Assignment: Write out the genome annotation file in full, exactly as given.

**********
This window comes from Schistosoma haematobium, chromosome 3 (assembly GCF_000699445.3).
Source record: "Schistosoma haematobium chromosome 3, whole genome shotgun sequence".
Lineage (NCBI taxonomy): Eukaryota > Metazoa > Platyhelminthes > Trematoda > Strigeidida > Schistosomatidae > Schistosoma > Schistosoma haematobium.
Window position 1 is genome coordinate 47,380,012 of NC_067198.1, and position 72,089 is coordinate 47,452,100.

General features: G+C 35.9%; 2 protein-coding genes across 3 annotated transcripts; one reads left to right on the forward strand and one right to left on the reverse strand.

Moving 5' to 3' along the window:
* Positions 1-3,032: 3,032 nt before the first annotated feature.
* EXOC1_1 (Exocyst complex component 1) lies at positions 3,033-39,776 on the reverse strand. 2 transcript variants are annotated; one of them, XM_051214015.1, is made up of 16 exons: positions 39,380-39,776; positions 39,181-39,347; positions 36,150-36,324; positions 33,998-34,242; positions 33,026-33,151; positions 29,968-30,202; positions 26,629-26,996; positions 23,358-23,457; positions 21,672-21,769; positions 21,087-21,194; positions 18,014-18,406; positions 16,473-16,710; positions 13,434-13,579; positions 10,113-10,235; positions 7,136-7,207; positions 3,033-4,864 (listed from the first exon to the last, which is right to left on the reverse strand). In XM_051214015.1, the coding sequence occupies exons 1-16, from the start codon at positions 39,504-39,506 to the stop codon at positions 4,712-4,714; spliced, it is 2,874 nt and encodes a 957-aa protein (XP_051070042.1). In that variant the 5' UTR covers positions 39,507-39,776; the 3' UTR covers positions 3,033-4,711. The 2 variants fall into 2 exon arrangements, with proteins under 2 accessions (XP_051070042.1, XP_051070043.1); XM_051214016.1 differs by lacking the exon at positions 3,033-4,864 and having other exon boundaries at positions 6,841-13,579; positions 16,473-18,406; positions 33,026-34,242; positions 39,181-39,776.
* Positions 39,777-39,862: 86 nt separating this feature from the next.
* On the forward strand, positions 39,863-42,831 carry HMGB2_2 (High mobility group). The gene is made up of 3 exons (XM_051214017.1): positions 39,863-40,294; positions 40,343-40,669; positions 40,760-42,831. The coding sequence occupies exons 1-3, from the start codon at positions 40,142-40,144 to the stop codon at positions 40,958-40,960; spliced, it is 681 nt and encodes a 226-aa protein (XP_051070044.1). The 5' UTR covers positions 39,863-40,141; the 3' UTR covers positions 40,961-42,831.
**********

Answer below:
This window comes from Schistosoma haematobium, chromosome 3 (assembly GCF_000699445.3).
Source record: "Schistosoma haematobium chromosome 3, whole genome shotgun sequence".
Lineage (NCBI taxonomy): Eukaryota > Metazoa > Platyhelminthes > Trematoda > Strigeidida > Schistosomatidae > Schistosoma > Schistosoma haematobium.
Window position 1 is genome coordinate 47,380,012 of NC_067198.1, and position 72,089 is coordinate 47,452,100.

General features: G+C 35.9%; 2 protein-coding genes across 3 annotated transcripts; one reads left to right on the forward strand and one right to left on the reverse strand.

Moving 5' to 3' along the window:
* Positions 1-3,032: 3,032 nt before the first annotated feature.
* EXOC1_1 (Exocyst complex component 1) lies at positions 3,033-39,776 on the reverse strand. 2 transcript variants are annotated; one of them, XM_051214015.1, is made up of 16 exons: positions 39,380-39,776; positions 39,181-39,347; positions 36,150-36,324; positions 33,998-34,242; positions 33,026-33,151; positions 29,968-30,202; positions 26,629-26,996; positions 23,358-23,457; positions 21,672-21,769; positions 21,087-21,194; positions 18,014-18,406; positions 16,473-16,710; positions 13,434-13,579; positions 10,113-10,235; positions 7,136-7,207; positions 3,033-4,864 (listed from the first exon to the last, which is right to left on the reverse strand). In XM_051214015.1, the coding sequence occupies exons 1-16, from the start codon at positions 39,504-39,506 to the stop codon at positions 4,712-4,714; spliced, it is 2,874 nt and encodes a 957-aa protein (XP_051070042.1). In that variant the 5' UTR covers positions 39,507-39,776; the 3' UTR covers positions 3,033-4,711. The 2 variants fall into 2 exon arrangements, with proteins under 2 accessions (XP_051070042.1, XP_051070043.1); XM_051214016.1 differs by lacking the exon at positions 3,033-4,864 and having other exon boundaries at positions 6,841-13,579; positions 16,473-18,406; positions 33,026-34,242; positions 39,181-39,776.
* Positions 39,777-39,862: 86 nt separating this feature from the next.
* On the forward strand, positions 39,863-42,831 carry HMGB2_2 (High mobility group). The gene is made up of 3 exons (XM_051214017.1): positions 39,863-40,294; positions 40,343-40,669; positions 40,760-42,831. The coding sequence occupies exons 1-3, from the start codon at positions 40,142-40,144 to the stop codon at positions 40,958-40,960; spliced, it is 681 nt and encodes a 226-aa protein (XP_051070044.1). The 5' UTR covers positions 39,863-40,141; the 3' UTR covers positions 40,961-42,831.